The Michigan Higher Education Recruitment Consortium provides the largest higher education job board in Michigan, listing all open faculty, staff, and executive positions at 27 Michigan community colleges, 4-year colleges, universities and afiliated teaching hospitals, and research labs and institutes.
As a non-profit consortium of higher education and affiliated employers, our sole aim is to help the most diverse and qualified candidates find the right jobs at our institutions.
Our institutions are committed to diversity, equity, and inclusion in the recruitment process and providing a work environment sensitive to work/life balance. We also understand that employment decisions often involve two careers and offer state of the art dual career search technology.
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- Academics seeking career success should cultivate a growth mindset that drives them to learn more and forgive themselves when they fail, write professor Alexander Clark and Bailey Sousa, director of the International Institute for Qualitative Methodology, both of the University of Alberta. In this commentary, they outline the differences between fixed and growth mindsets, and explain how embracing change can bolster a career. Times Higher Education (UK) (free registration) (2/21)21 Feb 2018 13:31:28 CSThttps://www.timeshighereducation.com/blog/your-biggest-asset-academic-career-success-growth-mindset
- Preparing a strong teaching demonstration is important for academics applying for a faculty position at a community college, writes Rob Jenkins, a Georgia State University Perimeter College associate professor. In this commentary, Jenkins outlines other key differences between interviews at two-year colleges and four-year research institutions. The Chronicle of Higher Education (free content) (2/20)21 Feb 2018 13:31:28 CSThttps://www.chronicle.com/article/What-to-Expect-at-a/242578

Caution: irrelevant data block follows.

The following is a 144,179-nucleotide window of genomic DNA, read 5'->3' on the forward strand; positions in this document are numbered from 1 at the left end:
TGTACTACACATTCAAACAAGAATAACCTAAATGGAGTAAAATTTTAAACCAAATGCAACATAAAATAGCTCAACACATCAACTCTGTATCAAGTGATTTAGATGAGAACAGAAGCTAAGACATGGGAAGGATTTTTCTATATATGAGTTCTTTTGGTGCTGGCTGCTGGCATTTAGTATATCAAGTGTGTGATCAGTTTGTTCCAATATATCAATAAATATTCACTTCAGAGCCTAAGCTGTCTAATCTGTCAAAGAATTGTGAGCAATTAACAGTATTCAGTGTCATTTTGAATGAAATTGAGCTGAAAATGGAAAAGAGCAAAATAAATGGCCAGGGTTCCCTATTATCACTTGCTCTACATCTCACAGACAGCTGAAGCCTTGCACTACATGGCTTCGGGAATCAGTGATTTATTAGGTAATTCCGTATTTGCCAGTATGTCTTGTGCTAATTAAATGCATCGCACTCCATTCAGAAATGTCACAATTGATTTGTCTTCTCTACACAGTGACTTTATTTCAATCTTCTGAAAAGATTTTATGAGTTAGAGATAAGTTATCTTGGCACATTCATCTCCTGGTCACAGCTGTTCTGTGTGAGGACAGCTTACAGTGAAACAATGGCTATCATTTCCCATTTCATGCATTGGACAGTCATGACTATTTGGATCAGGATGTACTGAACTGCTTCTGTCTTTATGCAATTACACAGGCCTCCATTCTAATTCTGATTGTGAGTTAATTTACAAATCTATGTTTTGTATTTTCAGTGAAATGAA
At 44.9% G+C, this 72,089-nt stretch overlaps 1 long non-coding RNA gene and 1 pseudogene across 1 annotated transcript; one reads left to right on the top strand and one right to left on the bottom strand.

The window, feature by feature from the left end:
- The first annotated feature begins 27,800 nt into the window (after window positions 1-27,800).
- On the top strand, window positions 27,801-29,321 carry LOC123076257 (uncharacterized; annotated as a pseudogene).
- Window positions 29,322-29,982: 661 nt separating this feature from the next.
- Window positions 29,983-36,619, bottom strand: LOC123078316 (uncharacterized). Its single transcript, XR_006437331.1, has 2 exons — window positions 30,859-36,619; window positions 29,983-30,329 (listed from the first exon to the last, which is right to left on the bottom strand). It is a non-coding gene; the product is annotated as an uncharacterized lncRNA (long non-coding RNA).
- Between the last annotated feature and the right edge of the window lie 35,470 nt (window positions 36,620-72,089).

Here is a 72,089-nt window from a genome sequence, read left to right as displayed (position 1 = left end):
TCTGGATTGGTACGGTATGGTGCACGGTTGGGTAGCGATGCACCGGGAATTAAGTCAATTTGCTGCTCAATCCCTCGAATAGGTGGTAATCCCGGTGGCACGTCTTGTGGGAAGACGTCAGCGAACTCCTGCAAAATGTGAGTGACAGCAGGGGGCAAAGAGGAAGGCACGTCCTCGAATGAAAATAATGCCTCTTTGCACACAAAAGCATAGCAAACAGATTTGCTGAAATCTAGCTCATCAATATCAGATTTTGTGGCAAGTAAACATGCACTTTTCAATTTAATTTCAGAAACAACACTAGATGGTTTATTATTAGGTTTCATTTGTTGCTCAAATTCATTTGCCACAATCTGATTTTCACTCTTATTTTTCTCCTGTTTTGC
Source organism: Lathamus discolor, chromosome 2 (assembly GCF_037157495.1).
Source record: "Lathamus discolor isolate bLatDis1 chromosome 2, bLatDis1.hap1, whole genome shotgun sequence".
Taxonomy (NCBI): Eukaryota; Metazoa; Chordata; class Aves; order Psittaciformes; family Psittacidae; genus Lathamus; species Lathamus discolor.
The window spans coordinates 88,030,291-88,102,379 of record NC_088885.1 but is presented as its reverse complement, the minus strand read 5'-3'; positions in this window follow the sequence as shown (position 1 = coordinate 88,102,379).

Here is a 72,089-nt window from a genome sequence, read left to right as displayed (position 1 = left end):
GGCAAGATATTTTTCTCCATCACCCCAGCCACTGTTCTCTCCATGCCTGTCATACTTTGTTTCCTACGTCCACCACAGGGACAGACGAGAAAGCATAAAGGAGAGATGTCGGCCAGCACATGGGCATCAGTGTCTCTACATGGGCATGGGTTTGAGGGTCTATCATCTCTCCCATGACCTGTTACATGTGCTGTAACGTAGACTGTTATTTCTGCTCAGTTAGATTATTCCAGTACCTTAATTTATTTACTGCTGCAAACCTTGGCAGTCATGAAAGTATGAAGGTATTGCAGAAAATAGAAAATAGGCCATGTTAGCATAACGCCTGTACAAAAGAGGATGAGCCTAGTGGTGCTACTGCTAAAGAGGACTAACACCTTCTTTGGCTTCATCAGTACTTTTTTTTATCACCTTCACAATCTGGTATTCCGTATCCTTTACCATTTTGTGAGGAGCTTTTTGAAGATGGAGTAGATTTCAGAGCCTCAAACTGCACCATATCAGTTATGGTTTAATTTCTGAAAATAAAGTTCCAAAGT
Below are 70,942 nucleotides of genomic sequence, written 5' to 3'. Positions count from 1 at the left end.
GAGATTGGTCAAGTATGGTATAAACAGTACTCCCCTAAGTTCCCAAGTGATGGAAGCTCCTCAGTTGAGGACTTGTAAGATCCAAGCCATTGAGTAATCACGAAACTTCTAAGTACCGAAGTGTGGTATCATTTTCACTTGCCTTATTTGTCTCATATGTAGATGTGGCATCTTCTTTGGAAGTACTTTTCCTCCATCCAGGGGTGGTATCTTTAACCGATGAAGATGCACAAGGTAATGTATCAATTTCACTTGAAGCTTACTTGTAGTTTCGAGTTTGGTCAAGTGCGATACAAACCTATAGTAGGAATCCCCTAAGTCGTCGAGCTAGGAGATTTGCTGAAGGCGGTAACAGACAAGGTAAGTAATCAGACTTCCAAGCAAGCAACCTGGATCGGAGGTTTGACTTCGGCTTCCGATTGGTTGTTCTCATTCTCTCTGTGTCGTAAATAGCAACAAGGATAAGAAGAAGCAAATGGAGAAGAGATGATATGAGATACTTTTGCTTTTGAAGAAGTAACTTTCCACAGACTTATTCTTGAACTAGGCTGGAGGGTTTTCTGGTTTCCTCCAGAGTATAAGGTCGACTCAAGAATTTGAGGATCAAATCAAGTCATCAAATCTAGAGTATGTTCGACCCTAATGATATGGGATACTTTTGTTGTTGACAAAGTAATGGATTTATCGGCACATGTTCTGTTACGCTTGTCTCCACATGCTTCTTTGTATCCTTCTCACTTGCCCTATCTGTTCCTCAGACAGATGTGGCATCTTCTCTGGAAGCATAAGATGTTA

- Forbes (2/20)21 Feb 2018 13:31:28 CSThttps://www.forbes.com/sites/averyblank/2018/02/20/6-habits-of-strategic-thinkers-thatll-help-position-you-for-career-success/
- Countries with progressive cultures are producing fewer women in science, technology, engineering and math fields than countries with high rates of gender inequality, such as Algeria, where 41% of college graduates with STEM degrees are women, Olga Khazan writes. Researchers say that women from countries with a wide gender gap view STEM careers as their best pathway to financial independence, Khazan writes. The Atlantic online (2/18)21 Feb 2018 13:31:28 CSThttps://www.theatlantic.com/science/archive/2018/02/the-more-gender-equality-the-fewer-women-in-stem/553592/
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